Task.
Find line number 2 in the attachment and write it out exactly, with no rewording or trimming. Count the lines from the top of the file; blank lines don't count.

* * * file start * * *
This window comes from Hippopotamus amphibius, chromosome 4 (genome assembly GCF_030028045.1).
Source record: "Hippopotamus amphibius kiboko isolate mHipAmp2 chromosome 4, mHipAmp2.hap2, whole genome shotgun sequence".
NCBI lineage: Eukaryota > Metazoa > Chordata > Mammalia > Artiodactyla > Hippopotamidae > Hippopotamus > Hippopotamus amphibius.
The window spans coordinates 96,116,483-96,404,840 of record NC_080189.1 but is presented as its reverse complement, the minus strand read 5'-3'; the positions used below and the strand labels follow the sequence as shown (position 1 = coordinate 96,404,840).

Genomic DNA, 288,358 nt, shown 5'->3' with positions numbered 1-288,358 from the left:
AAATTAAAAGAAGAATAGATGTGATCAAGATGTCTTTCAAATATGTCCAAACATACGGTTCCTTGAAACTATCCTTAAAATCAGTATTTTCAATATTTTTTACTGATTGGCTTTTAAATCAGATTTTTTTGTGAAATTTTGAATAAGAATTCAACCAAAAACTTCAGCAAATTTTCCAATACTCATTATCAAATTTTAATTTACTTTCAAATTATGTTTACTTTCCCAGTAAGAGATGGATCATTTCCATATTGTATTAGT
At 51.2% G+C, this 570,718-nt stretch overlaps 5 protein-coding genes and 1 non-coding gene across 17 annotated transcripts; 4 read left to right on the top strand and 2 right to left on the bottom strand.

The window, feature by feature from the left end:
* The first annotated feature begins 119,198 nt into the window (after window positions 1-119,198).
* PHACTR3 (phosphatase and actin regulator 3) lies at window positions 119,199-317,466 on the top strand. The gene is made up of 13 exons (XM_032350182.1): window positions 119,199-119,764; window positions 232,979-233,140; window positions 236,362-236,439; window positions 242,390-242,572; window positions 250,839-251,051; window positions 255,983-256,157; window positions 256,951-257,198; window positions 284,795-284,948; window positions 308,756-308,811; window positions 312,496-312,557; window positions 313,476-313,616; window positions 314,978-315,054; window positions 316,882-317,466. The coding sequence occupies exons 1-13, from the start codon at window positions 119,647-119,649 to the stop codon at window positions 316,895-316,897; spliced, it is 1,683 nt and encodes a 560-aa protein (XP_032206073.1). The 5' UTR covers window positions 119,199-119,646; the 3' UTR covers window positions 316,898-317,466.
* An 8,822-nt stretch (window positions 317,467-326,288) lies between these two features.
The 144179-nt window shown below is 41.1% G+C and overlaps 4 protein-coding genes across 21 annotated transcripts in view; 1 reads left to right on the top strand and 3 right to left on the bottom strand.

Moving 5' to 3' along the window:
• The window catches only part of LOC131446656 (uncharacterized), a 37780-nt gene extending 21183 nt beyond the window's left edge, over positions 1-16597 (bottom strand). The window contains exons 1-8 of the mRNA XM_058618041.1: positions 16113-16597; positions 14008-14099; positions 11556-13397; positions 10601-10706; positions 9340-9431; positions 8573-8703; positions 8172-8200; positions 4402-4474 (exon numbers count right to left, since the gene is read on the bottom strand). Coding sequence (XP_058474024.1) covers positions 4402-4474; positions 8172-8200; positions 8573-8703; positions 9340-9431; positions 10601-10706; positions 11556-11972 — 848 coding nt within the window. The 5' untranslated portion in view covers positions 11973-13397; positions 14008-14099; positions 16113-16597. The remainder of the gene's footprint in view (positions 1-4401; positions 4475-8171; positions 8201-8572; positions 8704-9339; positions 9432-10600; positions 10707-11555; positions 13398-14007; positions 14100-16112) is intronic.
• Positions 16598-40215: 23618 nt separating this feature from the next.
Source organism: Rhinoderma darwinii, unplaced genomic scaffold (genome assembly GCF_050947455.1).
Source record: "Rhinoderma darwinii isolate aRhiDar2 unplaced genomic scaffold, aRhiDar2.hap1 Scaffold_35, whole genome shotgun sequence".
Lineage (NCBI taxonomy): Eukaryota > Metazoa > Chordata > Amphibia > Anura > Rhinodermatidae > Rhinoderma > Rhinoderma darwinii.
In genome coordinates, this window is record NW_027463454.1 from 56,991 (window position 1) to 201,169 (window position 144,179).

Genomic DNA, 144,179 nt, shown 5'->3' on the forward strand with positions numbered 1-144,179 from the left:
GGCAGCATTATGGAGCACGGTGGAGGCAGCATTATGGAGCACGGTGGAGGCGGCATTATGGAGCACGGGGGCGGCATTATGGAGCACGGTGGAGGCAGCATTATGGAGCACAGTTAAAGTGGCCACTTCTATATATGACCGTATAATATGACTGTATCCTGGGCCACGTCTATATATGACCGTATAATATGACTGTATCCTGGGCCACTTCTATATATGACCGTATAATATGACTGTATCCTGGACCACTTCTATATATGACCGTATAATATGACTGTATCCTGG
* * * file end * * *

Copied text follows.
Source record: "Hippopotamus amphibius kiboko isolate mHipAmp2 chromosome 4, mHipAmp2.hap2, whole genome shotgun sequence".